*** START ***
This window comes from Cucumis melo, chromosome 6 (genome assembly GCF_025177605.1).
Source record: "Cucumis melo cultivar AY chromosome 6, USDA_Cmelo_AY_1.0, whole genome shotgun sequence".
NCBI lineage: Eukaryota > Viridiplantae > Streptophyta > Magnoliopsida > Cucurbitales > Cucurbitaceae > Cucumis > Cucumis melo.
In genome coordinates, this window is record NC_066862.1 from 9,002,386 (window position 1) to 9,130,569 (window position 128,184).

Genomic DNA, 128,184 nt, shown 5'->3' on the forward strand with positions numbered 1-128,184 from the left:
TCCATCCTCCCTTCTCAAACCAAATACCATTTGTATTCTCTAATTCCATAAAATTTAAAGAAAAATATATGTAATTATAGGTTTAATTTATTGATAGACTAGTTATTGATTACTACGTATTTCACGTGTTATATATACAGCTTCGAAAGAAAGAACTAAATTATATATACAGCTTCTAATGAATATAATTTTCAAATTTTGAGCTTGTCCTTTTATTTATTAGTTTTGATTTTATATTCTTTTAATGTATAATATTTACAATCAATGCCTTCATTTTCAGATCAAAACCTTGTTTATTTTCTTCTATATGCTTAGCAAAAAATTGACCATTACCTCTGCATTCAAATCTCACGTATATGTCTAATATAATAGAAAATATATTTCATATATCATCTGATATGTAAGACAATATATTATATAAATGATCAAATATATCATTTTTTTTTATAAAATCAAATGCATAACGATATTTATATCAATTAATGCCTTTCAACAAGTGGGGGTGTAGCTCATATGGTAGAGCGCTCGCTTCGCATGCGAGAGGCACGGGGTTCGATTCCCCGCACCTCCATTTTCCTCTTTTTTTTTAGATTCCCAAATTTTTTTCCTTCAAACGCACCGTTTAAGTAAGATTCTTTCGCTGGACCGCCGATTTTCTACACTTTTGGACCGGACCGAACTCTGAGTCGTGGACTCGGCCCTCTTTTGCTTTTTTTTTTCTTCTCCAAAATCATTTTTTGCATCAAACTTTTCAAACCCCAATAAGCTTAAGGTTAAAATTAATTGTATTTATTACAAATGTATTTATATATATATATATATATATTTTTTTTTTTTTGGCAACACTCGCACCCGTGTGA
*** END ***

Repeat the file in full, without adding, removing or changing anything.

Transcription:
This window comes from Cucumis melo, chromosome 6 (genome assembly GCF_025177605.1).
Source record: "Cucumis melo cultivar AY chromosome 6, USDA_Cmelo_AY_1.0, whole genome shotgun sequence".
NCBI lineage: Eukaryota > Viridiplantae > Streptophyta > Magnoliopsida > Cucurbitales > Cucurbitaceae > Cucumis > Cucumis melo.
In genome coordinates, this window is record NC_066862.1 from 9,002,386 (window position 1) to 9,130,569 (window position 128,184).

Genomic DNA, 128,184 nt, shown 5'->3' on the forward strand with positions numbered 1-128,184 from the left:
TCCATCCTCCCTTCTCAAACCAAATACCATTTGTATTCTCTAATTCCATAAAATTTAAAGAAAAATATATGTAATTATAGGTTTAATTTATTGATAGACTAGTTATTGATTACTACGTATTTCACGTGTTATATATACAGCTTCGAAAGAAAGAACTAAATTATATATACAGCTTCTAATGAATATAATTTTCAAATTTTGAGCTTGTCCTTTTATTTATTAGTTTTGATTTTATATTCTTTTAATGTATAATATTTACAATCAATGCCTTCATTTTCAGATCAAAACCTTGTTTATTTTCTTCTATATGCTTAGCAAAAAATTGACCATTACCTCTGCATTCAAATCTCACGTATATGTCTAATATAATAGAAAATATATTTCATATATCATCTGATATGTAAGACAATATATTATATAAATGATCAAATATATCATTTTTTTTTATAAAATCAAATGCATAACGATATTTATATCAATTAATGCCTTTCAACAAGTGGGGGTGTAGCTCATATGGTAGAGCGCTCGCTTCGCATGCGAGAGGCACGGGGTTCGATTCCCCGCACCTCCATTTTCCTCTTTTTTTTTAGATTCCCAAATTTTTTTCCTTCAAACGCACCGTTTAAGTAAGATTCTTTCGCTGGACCGCCGATTTTCTACACTTTTGGACCGGACCGAACTCTGAGTCGTGGACTCGGCCCTCTTTTGCTTTTTTTTTTCTTCTCCAAAATCATTTTTTGCATCAAACTTTTCAAACCCCAATAAGCTTAAGGTTAAAATTAATTGTATTTATTACAAATGTATTTATATATATATATATATATATTTTTTTTTTTTTGGCAACACTCGCACCCGTGTGA